To help illustrate where the pursuit of innovation management can lead, our Innovation Pathways series asks our current students, recent graduates, and established alumni to describe their journeys.
Isoken (Iso) Igbinedion WG’21 began her career in operations at Target. Her experience and interests in last-mile technologies led her to her first role at Amazon as a manager and operations consultant for third-party merchants on Amazon Prime Now’s mobile platform. She later moved to a PM role on the Whole Foods Operations Integration team, focused on scaling the Whole Foods Market delivery offering in new markets. Iso serves on the board of the Innovation and Design Club as the VP of marketing, as well as the board of Wharton’s Tech Club as VP of community.
What experience do you have with innovation management?
I began innovating processes early in my career at Target, finding successful ways to drive customer and employee engagement while reducing labor hours, teaching me a valuable lesson about myself: constraints breed new ideas. My success at Target spurred a desire to seek professional experience that would require me to build processes from scratch, leading me to an area manager position at Amazon. There, I had the opportunity to design the Prime Now 1-2 hour delivery process, and soon after, transition into a PM role, leading the product strategy and development of enhancements to Amazon Prime Now’s order fulfillment and workforce management software applications.
One of the challenges we were trying to solve for was how to optimize our fulfillment software to allow our business to operate in a manager-less environment. This included developing self-learning algorithms that tracked employee movement in app to ensure all employee decision points were consolidated virtually without the need for human intervention. The experiences I had at Amazon really drove a passion for human-centered design thinking. In order to create solutions to problems that stemmed from our desire to create innovative processes and systems, it required a very keen understanding of who our customers were and what the customer journey looked like.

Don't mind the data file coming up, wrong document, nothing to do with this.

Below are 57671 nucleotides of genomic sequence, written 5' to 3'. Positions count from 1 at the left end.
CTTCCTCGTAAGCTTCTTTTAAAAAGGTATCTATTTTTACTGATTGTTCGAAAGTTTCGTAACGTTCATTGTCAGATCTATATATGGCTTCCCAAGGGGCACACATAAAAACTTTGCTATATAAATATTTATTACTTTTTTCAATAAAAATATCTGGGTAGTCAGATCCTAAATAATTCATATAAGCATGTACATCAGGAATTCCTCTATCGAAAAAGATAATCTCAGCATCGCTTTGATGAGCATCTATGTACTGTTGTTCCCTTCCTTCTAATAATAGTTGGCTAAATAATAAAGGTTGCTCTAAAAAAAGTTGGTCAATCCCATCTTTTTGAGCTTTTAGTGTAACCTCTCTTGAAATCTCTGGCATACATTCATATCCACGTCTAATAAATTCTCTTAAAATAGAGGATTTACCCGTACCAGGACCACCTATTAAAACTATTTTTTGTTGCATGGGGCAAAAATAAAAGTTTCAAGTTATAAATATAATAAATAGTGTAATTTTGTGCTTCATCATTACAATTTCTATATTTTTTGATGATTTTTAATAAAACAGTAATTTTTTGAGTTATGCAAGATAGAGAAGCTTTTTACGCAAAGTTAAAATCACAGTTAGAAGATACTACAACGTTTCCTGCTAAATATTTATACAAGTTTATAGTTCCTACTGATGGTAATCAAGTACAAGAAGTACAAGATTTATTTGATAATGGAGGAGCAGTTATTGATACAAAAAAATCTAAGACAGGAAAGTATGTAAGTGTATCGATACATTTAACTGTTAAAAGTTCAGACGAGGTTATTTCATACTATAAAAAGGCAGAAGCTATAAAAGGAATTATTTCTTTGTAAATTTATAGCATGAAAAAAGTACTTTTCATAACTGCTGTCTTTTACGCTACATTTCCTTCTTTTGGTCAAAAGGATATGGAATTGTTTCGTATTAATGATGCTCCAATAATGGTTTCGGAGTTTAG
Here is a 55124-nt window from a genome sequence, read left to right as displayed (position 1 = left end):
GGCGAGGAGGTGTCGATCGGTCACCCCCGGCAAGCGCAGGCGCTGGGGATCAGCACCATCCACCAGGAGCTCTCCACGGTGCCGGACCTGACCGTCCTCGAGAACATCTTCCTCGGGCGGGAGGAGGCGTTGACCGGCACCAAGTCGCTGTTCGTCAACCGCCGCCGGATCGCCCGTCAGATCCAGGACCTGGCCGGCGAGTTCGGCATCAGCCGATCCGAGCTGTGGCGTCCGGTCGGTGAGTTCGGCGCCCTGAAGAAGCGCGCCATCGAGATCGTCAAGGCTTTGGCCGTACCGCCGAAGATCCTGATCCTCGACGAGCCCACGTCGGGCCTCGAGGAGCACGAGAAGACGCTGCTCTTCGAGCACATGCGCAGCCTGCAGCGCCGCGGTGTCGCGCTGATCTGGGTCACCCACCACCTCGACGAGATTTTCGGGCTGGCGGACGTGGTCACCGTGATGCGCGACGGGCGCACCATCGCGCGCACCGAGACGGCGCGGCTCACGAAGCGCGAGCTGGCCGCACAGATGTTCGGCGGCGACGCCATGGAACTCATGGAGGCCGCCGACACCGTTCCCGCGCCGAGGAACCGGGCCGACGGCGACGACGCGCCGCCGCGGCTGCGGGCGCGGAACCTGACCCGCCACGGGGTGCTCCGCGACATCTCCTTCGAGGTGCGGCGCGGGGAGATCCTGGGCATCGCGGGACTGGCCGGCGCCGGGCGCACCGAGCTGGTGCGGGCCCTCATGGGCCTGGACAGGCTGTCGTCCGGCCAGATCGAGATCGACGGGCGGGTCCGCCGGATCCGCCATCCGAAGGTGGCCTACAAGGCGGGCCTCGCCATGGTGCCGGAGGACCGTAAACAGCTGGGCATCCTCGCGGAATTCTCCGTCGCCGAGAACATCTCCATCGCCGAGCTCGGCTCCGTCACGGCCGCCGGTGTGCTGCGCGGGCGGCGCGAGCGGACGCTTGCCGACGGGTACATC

What did you learn in the Mack Institute’s Collaborative Innovation Program (CIP) that changed the way you think about innovation management?
Working on my Collaborative Innovation Program project taught me that innovation is truly about human dynamics. The best ideas are fostered when collaborative and participative approaches are used. Doing this requires leaders to adopt and drive an innovation culture within teams. It is extremely important to reinforce this culture at all levels of an organization to ensure team members adopt the frameworks used during the design thinking process. You need buy-in from all team members otherwise, no matter how revolutionary your end-product is, implementation will be next to impossible.
I have always lived by the mantra “innovation starts with design thinking.”
Did you learn anything from the CIP corporate partner regarding managing innovation that has stuck with you?
I learned pretty quickly that thinking outside the box requires us to first understand what’s inside of that box. Doing this allows us to pivot quickly when ideas don’t work on the first try, and the ability to shift focus and perspective is critical when attempting to drive change management through innovative management practices. There were so many layers and problems to solve for my corporate partner, and in order to prioritize our work effectively, we had to dive deep into their work processes, organizational structure, and current change management processes.
Do you expect your ability to manage innovation to play an ongoing and important role in your career?
Absolutely! I joined Wharton’s Innovation and Design club as the vice president of marketing for just that purpose. I have always lived by the mantra “innovation starts with design thinking.” Design thinking is anchored in understanding customers’ needs and producing creative ideas. These practices are critical for any leader, in any organization, as they look to solve business problems, truly transforming the way we can develop products, processes, and even organizations. I believe this skill set will be crucial as I progress in my career, and I hope to use innovation as a strategic driver of value creation for the organizations I will work for.
Where are you hoping that your career will take you in the next 10 years?
Leading large teams from diverse backgrounds and designing the user experience for internal products has provided me with a solid foundation to achieve my career aspirations. I’d like my career journey to focus on roles that allow me to continue to innovate within spaces and industries that have not seen disruption. In the near future, I see myself in a product management role continuing to develop my knowledge and expertise, and using that experience to transition into a career as a serial entrepreneur, eventually founding my own tech-enabled business or product line.